Live Review: Knock2bag 10th Birthday with Sara Pascoe, Tim Key, Richard Gadd, John Kearns & Absolutely Loads More, Rich Mix

If there is a crisis on the live circuit as I've heard, nobody has told Knock2bag. Their various clubs around the capital have been doing the business for ten years and last night's show in their Shoreditch outpost was absolutely rammed. And I’m not just talking about the audience. With ten acts on the bill (maybe even more, I lost count) the dressing room was probably standing room only too.

After larger-than-life lycra-clad compere Jayde Adams and her special guest dancers the deadpan Figs In Wigs had whipped the audience into a frenzy Sara Pascoe (pictured) was first up with a snatch of new material that will presumably end up in her next Edinburgh show, Lads Lads Lads.

In which case her upcoming show sounds like an absolute must-see. Pascoe explained how having become single in December she has been having some, shall we shall, interesting experiences on the dating scene. She also has an intriguing post-feminist plan to support the women on C4’s First Dates. But no spoilers, you’ll have to see her show to find out what it is. 

I’ve tipped Tom Ward for a while now and he seems to be delivering on that promise. After a slightly awkward opening anyway. He is still doing his warm-up gag about his hairstyle being a wig, which I don’t think is quite so effective now that he has trimmed and tamed what used to be an elaborate Lego man bowl cut. But he soon got everyone onside, mixing quirky storytelling with sound effects, singing the praises of Prince’s sexy grunting before offering his own idiosyncratic tribute to Cher.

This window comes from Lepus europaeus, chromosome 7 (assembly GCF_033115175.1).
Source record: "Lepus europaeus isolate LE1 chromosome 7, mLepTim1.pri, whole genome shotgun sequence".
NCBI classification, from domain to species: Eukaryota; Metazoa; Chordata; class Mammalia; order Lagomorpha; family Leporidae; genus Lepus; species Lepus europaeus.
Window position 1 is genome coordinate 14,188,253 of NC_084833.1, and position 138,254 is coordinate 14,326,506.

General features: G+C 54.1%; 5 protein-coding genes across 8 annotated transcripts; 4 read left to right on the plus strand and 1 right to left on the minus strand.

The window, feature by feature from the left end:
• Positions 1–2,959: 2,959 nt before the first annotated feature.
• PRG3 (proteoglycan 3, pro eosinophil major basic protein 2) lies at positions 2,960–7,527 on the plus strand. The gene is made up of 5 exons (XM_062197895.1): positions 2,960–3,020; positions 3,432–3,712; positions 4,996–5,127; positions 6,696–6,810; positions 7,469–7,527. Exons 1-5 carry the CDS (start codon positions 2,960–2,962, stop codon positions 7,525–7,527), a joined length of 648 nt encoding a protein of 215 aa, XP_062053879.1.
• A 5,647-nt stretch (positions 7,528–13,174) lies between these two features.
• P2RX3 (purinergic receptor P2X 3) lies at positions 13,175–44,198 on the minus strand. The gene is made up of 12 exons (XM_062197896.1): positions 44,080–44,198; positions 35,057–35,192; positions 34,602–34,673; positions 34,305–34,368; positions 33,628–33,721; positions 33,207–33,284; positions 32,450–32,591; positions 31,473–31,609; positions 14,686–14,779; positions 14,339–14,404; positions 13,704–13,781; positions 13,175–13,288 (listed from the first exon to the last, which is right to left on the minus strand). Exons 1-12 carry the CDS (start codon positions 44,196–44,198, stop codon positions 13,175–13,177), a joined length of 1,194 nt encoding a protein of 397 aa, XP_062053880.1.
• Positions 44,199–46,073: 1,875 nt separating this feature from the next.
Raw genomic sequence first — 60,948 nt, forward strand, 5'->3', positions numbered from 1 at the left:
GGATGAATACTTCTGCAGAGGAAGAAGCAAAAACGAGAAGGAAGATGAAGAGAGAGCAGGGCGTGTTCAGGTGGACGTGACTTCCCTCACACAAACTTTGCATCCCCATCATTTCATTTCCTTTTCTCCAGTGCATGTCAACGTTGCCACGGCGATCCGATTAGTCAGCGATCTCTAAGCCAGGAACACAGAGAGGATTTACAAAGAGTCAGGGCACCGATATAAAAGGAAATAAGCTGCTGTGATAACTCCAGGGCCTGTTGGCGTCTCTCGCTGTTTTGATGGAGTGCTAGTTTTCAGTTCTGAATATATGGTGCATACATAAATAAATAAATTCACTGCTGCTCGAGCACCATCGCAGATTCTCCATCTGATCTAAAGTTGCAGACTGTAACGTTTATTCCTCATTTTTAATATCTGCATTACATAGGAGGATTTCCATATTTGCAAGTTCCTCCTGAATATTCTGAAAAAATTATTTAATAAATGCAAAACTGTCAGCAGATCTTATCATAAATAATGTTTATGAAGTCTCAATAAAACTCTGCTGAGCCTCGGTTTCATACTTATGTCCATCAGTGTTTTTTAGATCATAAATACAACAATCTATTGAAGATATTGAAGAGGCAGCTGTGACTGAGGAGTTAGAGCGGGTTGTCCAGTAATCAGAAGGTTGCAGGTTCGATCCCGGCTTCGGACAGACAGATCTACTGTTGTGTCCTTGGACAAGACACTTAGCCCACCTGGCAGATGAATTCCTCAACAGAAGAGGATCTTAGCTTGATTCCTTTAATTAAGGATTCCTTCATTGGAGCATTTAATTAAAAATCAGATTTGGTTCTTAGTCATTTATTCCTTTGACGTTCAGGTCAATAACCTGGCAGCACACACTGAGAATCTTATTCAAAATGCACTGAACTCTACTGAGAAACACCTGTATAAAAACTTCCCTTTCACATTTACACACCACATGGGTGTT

Richard Gadd didn’t need to win anyone over. As the reigning Edinburgh Comedy Award winner he was probably the perfect act for this left-field club. His short set lifted some of the more accessible elements of his extended show – his punchline-after-punchline one-liner routine, for example – and lobbed in some film of him bonding with his dad in what is, shall we say, a very unlikely way. Less theatrical than his prize-winning set, but just as funny. 

The first part of the show would have probably made a fantastic gig in its own right, but there was lots more to come. Some of it on the decidedly weird side. Sketch duo Totally Tom exuded a certain posh-yet-sleazy charm as Tom Stourton dusted off his jaded stripper routine. Self-styled ex-scientist Mark Silcox delivered his trademark deadpan material where he is so straight-faced it is hard to know if he realises how funny he actually is.

Review continues here.

 

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